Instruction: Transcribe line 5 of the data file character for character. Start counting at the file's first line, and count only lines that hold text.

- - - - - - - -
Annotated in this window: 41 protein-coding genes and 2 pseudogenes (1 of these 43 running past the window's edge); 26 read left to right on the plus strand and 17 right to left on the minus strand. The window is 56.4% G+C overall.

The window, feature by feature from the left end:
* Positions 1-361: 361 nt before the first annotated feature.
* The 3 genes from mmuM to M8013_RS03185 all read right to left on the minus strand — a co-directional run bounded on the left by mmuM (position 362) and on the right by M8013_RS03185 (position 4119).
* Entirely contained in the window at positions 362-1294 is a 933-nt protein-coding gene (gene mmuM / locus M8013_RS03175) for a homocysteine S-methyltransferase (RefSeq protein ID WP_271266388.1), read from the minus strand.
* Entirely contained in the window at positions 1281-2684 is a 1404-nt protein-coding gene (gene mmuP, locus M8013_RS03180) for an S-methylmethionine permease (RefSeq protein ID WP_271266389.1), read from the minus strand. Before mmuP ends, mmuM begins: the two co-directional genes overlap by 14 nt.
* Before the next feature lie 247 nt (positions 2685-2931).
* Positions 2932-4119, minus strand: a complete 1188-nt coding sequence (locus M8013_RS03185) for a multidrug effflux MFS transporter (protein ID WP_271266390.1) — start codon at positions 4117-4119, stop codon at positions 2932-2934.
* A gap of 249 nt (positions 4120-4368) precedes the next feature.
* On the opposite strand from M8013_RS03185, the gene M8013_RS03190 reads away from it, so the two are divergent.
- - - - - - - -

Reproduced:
* Entirely contained in the window at positions 362-1294 is a 933-nt protein-coding gene (gene mmuM / locus M8013_RS03175) for a homocysteine S-methyltransferase (RefSeq protein ID WP_271266388.1), read from the minus strand.